There’s a common perception that a college education results in a high salary and quality of life, but dropout rates and crippling debt often go unconsidered. Nowadays, a significant portion of college graduates struggle to find work, and high university fees and loan interest rates can affect a person’s income for many years after graduation. Skills-based training, on the other hand, costs significantly less than a bachelor’s degree and takes two years to complete rather than four. Could skills-based training be more beneficial for today’s high school students? Or, should people still believe that they must aim for university?
It used to be that a college degree was a virtual guarantee of a good career. The common path was to work hard in college, graduate with good grades, score well on the ACT and SAT, and attend a reputed four-year university. Students that followed this path were, overall, well-prepared to enter the job market and start making a living.
A high school graduation is a significant milestone in many lives, and it often coincides with a young person beginning the final transition into adulthood. In the past, what that meant differed for many people. Today, however, the predominant path involves immediate entrance into college. Many high school students spend their senior years in a chaotic rush of college and scholarship applications, after all. Despite the growing real cost of studying in a university, attendance rates continue to increase. The explanation often goes that earning a degree ostensibly makes one more valuable as an employee, so the tuition, fees, and other associated costs are a justifiable expense.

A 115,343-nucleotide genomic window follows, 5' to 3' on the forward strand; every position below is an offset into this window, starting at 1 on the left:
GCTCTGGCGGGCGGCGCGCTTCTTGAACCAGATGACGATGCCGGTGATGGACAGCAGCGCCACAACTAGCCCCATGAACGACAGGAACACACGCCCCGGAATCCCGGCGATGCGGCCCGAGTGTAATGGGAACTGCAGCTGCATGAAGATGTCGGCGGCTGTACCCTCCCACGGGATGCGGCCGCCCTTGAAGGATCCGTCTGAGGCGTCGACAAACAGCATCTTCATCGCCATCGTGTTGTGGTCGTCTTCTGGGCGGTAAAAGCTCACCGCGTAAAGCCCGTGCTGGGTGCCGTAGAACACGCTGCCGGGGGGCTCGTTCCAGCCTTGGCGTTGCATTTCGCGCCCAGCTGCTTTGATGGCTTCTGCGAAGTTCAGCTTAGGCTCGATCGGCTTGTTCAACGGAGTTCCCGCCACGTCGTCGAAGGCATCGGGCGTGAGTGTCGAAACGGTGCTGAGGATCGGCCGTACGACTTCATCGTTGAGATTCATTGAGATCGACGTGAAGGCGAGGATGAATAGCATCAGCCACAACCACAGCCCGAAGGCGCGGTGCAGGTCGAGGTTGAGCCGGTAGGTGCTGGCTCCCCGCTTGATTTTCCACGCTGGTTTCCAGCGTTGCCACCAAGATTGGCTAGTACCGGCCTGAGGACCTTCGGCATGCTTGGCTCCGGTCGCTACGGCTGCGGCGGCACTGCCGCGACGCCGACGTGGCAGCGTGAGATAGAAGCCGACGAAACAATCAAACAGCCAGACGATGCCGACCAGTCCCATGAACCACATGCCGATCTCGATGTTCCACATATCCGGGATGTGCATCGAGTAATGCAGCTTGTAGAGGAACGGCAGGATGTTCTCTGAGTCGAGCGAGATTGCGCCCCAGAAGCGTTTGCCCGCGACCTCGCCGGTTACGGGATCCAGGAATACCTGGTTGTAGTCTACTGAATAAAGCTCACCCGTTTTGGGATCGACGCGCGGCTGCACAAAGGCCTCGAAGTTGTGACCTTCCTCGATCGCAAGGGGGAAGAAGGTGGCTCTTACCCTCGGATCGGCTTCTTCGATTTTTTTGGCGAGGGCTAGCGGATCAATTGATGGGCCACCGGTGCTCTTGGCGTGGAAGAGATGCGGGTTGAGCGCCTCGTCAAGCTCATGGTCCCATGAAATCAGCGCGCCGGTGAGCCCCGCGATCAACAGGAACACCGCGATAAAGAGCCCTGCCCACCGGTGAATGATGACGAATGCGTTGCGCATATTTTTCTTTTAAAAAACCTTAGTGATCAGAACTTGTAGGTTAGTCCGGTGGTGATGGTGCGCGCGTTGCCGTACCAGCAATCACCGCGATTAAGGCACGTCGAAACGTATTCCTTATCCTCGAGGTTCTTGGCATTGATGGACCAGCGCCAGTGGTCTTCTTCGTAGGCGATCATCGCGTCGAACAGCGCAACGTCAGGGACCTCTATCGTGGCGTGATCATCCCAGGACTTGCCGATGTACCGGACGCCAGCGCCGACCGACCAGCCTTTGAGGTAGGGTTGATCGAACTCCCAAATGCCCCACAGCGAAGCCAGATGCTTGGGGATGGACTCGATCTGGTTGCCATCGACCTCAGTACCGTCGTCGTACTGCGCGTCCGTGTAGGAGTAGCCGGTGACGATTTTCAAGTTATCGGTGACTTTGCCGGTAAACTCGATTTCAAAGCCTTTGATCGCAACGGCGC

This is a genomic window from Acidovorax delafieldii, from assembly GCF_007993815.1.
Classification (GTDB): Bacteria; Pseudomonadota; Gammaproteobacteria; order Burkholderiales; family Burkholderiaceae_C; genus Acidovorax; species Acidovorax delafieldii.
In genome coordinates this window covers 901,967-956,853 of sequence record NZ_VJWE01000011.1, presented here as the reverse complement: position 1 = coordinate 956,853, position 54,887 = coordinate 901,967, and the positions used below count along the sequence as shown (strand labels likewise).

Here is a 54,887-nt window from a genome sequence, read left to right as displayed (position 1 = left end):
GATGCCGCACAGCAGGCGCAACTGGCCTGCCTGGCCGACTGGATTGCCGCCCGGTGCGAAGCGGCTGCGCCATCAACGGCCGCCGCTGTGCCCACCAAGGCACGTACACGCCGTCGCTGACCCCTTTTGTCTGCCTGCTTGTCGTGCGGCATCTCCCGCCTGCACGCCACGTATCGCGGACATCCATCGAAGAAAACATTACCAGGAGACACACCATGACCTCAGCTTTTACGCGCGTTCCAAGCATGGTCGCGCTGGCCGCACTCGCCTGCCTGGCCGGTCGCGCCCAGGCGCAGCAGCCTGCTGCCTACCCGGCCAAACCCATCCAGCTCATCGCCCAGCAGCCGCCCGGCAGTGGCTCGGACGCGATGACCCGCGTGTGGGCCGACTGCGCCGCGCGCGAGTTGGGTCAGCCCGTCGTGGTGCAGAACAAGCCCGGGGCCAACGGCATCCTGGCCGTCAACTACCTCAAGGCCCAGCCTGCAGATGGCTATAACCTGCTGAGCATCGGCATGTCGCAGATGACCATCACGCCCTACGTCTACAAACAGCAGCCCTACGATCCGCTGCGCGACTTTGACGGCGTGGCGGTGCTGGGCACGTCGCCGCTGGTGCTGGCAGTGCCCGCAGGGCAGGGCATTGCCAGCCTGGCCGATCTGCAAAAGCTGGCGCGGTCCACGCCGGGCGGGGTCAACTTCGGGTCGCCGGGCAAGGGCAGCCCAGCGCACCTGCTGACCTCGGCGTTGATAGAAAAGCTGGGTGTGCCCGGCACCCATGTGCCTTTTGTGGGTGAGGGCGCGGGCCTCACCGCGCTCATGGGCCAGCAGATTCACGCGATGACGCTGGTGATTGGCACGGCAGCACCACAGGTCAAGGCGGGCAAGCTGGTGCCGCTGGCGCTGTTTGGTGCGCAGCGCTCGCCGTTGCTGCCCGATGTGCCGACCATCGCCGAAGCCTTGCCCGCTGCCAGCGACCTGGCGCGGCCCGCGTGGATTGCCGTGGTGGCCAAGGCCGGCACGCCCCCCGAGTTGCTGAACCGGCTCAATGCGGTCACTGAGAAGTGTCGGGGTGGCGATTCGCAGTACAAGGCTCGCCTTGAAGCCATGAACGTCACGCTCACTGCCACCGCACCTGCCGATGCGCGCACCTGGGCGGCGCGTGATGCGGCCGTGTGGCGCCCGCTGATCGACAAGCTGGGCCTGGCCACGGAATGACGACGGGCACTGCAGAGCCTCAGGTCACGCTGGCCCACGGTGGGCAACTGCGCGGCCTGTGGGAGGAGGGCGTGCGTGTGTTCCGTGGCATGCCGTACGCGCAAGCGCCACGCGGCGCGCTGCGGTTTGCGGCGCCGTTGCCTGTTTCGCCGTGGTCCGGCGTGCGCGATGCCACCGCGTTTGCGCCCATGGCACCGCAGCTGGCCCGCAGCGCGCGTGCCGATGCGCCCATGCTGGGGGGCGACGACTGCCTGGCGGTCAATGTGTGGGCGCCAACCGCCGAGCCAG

Check in with a high school senior early in the school year, and you’ll find many of them doing two things: fretting about college decisions, and worrying over scholarship applications. Many students receive heavy encouragement to apply for as many scholarships as possible — why is that? The reality is that rising tuition and material costs associated with college continue to increase the financial hurdles facing students. The conventional wisdom, though, is that a college degree is worth the effort and the cash. Is that true? Do the end results justify the current price tags, or is the cost of college too high when compared with its potential benefits? A careful look at the facts shows that circumstances profoundly influence the answer.
Understanding even basic economic principles can be tricky, and understanding opportunity cost is no different. Most of the explanations found online aren’t that helpful because they are often overly complicated. And if you’re like most people, you need a clear understanding of your options and how they stack up against each other – and you don’t have a ton of time to spend grappling with what should be a relatively simple concept.